Diver originally designed the machine with the hydrogen economy in mind. The idea was to avoid the inefficiency of electrolysis and build instead a solar heat engine that could produce hydrogen and oxygen directly, cutting out electricity as the middleman. It’s an approach also being pursued by researchers in Japan, France, and Germany.
But the Sandia team soon realized that the same process could turn CO2 into carbon monoxide. Even if the hydrogen economy didn’t take off, they still had a way to make the fuels we depend on today in a way that limits the impact of burning coal and natural gas for electricity and other industrial processes.
Diver says the challenge now is to improve the efficiency of the system. If the Sandia team can demonstrate higher efficiency, “it could be a significant step forward,” said Vladimir Krstic, director of the Centre for Manufacturing of Advanced Ceramics and Nanomaterials at Queen’s University in Kingston, Ontario.
Scientists figure it will be 15 to 20 years before the technology is ready for market. In the meantime, the goal is to develop a new generation prototype every three years that shows an increase in solar-to-fuel conversion efficiency and a decrease in cost. Part of that will come from the development of new ceramic composites that release oxygen molecules at lower temperatures, allowing for more of the sun’s energy to be converted into hydrogen or carbon monoxide.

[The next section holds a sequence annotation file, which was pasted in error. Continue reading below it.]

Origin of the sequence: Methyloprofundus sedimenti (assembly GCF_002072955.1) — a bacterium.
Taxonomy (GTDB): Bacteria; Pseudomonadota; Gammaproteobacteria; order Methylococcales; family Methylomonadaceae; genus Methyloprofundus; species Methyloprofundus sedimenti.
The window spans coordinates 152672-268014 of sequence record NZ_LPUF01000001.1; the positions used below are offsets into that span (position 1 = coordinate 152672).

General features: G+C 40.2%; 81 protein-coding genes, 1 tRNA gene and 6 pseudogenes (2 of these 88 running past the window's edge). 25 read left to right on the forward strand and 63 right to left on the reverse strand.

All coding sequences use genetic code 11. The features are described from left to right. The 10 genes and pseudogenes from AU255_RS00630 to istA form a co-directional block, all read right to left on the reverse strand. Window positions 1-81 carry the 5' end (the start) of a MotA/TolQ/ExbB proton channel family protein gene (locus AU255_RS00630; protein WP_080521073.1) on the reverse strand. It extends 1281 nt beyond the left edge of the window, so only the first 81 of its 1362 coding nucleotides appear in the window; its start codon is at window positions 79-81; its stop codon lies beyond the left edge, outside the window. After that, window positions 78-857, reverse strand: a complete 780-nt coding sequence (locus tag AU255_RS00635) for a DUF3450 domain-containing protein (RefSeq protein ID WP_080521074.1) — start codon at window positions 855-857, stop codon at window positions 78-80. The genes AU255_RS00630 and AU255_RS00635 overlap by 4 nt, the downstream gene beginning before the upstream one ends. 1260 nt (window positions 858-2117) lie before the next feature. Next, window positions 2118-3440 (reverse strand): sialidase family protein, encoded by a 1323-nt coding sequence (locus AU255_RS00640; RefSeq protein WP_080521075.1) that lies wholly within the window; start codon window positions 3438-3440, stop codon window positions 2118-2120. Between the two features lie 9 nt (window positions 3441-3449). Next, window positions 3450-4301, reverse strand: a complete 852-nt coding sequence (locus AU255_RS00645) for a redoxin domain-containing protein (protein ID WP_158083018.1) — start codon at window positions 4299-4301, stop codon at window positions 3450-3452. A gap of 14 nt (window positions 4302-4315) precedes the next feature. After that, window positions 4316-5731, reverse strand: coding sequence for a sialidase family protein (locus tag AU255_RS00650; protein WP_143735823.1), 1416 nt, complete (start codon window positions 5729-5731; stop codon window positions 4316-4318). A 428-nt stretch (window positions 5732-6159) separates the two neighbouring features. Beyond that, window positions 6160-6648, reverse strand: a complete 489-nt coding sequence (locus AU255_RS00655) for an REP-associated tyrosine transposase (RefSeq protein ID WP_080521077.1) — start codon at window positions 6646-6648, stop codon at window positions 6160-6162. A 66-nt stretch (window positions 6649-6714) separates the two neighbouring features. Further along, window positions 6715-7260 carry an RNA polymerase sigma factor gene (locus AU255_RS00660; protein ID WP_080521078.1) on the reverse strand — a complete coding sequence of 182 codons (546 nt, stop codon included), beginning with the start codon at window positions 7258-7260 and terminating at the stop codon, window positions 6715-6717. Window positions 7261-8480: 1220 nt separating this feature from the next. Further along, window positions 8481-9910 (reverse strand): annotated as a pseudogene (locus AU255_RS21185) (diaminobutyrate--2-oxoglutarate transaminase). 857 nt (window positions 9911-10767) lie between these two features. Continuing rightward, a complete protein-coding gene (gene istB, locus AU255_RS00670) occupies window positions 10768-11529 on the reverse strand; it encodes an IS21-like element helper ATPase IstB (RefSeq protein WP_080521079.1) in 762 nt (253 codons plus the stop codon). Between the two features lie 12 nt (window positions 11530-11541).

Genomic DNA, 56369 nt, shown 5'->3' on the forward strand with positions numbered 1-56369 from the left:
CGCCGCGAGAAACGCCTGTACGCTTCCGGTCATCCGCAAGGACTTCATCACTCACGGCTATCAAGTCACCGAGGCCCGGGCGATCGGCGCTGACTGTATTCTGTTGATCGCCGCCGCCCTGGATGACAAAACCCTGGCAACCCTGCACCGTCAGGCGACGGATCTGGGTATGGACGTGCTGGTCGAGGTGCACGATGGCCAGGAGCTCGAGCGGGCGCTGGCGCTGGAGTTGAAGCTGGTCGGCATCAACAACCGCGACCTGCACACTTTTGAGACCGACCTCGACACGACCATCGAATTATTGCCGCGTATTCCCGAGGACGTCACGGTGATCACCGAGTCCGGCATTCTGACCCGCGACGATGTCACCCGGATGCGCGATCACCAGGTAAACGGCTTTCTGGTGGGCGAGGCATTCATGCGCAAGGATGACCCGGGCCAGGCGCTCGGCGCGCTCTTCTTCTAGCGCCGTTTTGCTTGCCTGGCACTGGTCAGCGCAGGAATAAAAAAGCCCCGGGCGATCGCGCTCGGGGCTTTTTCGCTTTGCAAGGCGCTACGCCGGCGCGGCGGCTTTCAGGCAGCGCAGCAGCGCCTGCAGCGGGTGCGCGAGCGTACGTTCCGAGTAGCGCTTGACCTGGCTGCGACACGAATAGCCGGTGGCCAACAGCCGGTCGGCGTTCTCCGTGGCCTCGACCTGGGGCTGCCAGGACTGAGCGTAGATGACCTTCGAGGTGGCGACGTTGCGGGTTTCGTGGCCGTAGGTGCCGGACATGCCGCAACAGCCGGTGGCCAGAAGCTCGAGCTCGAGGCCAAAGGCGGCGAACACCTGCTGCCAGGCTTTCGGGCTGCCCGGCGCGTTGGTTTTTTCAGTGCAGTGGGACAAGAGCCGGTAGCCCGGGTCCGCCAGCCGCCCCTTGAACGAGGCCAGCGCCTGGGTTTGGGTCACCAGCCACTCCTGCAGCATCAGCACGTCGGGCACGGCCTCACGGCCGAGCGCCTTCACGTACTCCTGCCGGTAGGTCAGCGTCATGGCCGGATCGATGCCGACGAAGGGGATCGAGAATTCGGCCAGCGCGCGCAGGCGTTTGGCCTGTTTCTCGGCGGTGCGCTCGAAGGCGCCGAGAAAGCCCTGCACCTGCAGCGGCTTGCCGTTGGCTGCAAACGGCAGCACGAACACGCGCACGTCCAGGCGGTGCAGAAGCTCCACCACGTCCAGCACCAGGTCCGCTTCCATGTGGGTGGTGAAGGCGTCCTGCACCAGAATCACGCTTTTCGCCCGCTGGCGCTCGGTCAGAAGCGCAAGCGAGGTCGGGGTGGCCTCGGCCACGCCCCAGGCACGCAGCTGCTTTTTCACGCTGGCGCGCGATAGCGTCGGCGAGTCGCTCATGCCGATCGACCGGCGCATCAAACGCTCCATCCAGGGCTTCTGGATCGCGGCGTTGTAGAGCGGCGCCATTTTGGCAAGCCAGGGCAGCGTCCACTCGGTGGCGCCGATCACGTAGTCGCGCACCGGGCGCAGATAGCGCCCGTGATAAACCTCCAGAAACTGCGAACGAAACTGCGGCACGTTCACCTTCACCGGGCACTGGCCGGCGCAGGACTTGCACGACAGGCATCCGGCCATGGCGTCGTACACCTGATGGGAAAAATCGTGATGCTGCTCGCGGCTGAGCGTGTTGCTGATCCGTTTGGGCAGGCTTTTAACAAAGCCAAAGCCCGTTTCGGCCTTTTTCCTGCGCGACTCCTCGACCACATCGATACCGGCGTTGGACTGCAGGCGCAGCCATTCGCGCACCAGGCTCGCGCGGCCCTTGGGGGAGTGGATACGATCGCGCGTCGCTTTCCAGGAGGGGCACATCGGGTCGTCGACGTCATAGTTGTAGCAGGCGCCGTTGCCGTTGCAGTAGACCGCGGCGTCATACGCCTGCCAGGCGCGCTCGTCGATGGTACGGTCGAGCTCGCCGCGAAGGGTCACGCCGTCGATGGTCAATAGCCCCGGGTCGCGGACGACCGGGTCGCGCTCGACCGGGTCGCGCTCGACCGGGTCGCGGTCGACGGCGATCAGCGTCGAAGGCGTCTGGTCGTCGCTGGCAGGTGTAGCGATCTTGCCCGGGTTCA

“Our short-term goal is to get this to a few percent efficiency,” says Miller. “It might seem like a low number, but we like to compare that to photosynthesis, which is actually a very inefficient way to use sunlight.”
He says the theoretical maximum efficiency for photosynthesis is around 5 percent, but in the real world it tends to fall to around 1 percent. “So we may be starting very low, but we’d like to keep it in the context of what we have to beat. Ultimately, we believe we have to get in the range of 10 percent sunlight-to-fuels, and we’re a long way from doing that.”